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The Spirit of Scientific Controversy

Naturevolume 6pages475476 (1872) | Download Citation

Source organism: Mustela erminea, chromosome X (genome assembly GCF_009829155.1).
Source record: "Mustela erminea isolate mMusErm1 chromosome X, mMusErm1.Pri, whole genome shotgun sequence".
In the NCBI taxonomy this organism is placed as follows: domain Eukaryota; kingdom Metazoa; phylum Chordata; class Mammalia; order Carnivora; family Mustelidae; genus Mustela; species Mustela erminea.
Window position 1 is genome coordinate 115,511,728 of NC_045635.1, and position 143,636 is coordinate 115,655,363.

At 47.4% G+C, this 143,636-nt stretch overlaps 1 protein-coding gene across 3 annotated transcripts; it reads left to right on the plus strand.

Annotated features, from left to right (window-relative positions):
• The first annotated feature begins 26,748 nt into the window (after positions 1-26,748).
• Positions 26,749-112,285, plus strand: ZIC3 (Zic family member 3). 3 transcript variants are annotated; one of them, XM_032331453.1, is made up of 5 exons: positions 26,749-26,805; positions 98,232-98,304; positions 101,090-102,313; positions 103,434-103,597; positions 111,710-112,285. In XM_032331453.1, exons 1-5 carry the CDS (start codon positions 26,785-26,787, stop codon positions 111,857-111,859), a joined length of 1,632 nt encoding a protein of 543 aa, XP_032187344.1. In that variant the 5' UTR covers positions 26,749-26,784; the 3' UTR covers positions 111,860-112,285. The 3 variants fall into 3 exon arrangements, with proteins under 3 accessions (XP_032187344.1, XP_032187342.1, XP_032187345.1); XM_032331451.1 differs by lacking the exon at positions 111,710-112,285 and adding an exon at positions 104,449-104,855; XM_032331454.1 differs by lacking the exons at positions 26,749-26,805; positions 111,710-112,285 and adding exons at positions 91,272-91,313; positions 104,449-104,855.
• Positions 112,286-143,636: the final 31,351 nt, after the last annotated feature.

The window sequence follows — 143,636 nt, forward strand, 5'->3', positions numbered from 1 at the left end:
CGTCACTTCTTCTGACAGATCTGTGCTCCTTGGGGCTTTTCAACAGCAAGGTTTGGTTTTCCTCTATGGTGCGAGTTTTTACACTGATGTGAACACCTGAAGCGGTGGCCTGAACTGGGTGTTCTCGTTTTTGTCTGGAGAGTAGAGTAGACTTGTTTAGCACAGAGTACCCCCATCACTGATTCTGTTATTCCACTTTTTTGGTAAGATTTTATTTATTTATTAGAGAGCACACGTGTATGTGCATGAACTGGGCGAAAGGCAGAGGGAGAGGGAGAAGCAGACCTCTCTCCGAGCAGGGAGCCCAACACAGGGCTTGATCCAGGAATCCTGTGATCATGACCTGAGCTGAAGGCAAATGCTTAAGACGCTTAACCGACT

AS if in atonement for a prolonged neglect, the study of the organisation of fossil plants is now receiving wide-spread attention. The task first undertaken by Henry Withan has now been shared by many observers. The result is that we already possess a much more complete acquaintance with the ancient vegetation of the globe than we did even a few years ago. But whilst this is undoubtedly true, it is equally so that wide differences of opinion on important points still exist amongst those who have taken a leading part in this investigation. Thus, M. Brongniart and Dr. Dawson believe that the Sigillariæ were Gymnospermous Exogens; whilst Mr. Carruthers and myself are convinced that they were Lepidodendroid Cryptogams. In common with Prof. Schimper and Mr. Carruthers, I regard the whole of the Calamites as Cryptogamic plants, having Equisetaceous affinities; whilst M. Brongniart, M. Grand-Eury, and, perhaps partially, Dr. Dawson, deem some of them to be Equisetaceans, and others Gymnospermous Exogens. Mr. Carruthers and Mr. Binney regard the fruits known by the name of Volkmannia Binneyi to be the cones of Calamites. On the other hand, whilst I do not deny that such may possibly be their nature, I contend that we have neither proof nor even probable evidence sustaining this idea. Dr. Dawson says that Asterophyllites and Annularia are very distinct plants. Mr. Carruthers affirms that they are not. M. Grand-Eury and myself contend that Asterophyllites is wholly distinct, both in type and organisation, from Calamites. Mr. Carruthers believes that Asterophyllites and Annularia are alike the foliage of Calamites. It would be easy to multiply illustrations proving the existence of these opposite conclusions on important points amongst those observers who have enjoyed the best opportunities of forming reasonable opinions on such subjects. It is sufficiently obvious that some of us must be in error on these questions; possibly each of us is so in a greater or less degree; but when we regard the scientific status of the observers to whom I have referred, leaving myself out of the question, I ask, are they men whom we can accuse lightly of carelessness or ignorance? Must we not rather infer that each man has observed special facts leading him to his own conclusions, and that what we want is a careful comparison of such facts with those which have led our fellow-labourers in an opposite direction to ourselves? Whatever may be the explanation of these discrepant opinions, surely our mutual duties are clear. If any of us thinks that his fellow-labourer has made mistakes (and who has not) let him say so openly, and not suggest the idea by indulging in deprecatory insinuations. Let his opposing argumentam be ad rem, and not ad hominem. Further, let it be ad rem and not ad alteram rem. Let it not rest upon mere analogies, which may or may not be sound. Let us not reject a conclusion before we know all the facts from which it is drawn, merely because we think we have reason to deem it an impossible one. We have all lived to see many such conclusions take their places as undoubted truths.


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